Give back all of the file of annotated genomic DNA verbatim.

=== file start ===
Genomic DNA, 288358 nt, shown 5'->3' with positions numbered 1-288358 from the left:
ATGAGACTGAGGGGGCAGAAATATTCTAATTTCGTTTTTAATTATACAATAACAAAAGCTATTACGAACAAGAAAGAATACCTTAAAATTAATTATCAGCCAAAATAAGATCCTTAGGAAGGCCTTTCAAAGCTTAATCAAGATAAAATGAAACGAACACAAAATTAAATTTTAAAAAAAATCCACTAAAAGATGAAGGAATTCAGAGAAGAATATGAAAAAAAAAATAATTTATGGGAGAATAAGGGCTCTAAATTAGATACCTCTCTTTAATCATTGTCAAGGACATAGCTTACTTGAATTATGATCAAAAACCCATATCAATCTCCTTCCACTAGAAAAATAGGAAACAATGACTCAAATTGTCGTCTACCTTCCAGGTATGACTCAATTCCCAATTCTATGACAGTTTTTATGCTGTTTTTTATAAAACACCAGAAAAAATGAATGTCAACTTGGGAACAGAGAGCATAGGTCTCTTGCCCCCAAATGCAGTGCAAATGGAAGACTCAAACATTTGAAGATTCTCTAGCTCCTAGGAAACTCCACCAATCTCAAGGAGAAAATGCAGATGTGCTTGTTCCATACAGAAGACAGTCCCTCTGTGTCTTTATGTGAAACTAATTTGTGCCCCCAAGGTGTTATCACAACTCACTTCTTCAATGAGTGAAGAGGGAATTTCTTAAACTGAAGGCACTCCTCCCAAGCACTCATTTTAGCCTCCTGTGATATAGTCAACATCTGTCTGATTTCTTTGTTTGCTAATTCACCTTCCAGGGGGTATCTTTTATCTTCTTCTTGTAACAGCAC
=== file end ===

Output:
Genomic DNA, 288358 nt, shown 5'->3' with positions numbered 1-288358 from the left:
ATGAGACTGAGGGGGCAGAAATATTCTAATTTCGTTTTTAATTATACAATAACAAAAGCTATTACGAACAAGAAAGAATACCTTAAAATTAATTATCAGCCAAAATAAGATCCTTAGGAAGGCCTTTCAAAGCTTAATCAAGATAAAATGAAACGAACACAAAATTAAATTTTAAAAAAAATCCACTAAAAGATGAAGGAATTCAGAGAAGAATATGAAAAAAAAAATAATTTATGGGAGAATAAGGGCTCTAAATTAGATACCTCTCTTTAATCATTGTCAAGGACATAGCTTACTTGAATTATGATCAAAAACCCATATCAATCTCCTTCCACTAGAAAAATAGGAAACAATGACTCAAATTGTCGTCTACCTTCCAGGTATGACTCAATTCCCAATTCTATGACAGTTTTTATGCTGTTTTTTATAAAACACCAGAAAAAATGAATGTCAACTTGGGAACAGAGAGCATAGGTCTCTTGCCCCCAAATGCAGTGCAAATGGAAGACTCAAACATTTGAAGATTCTCTAGCTCCTAGGAAACTCCACCAATCTCAAGGAGAAAATGCAGATGTGCTTGTTCCATACAGAAGACAGTCCCTCTGTGTCTTTATGTGAAACTAATTTGTGCCCCCAAGGTGTTATCACAACTCACTTCTTCAATGAGTGAAGAGGGAATTTCTTAAACTGAAGGCACTCCTCCCAAGCACTCATTTTAGCCTCCTGTGATATAGTCAACATCTGTCTGATTTCTTTGTTTGCTAATTCACCTTCCAGGGGGTATCTTTTATCTTCTTCTTGTAACAGCAC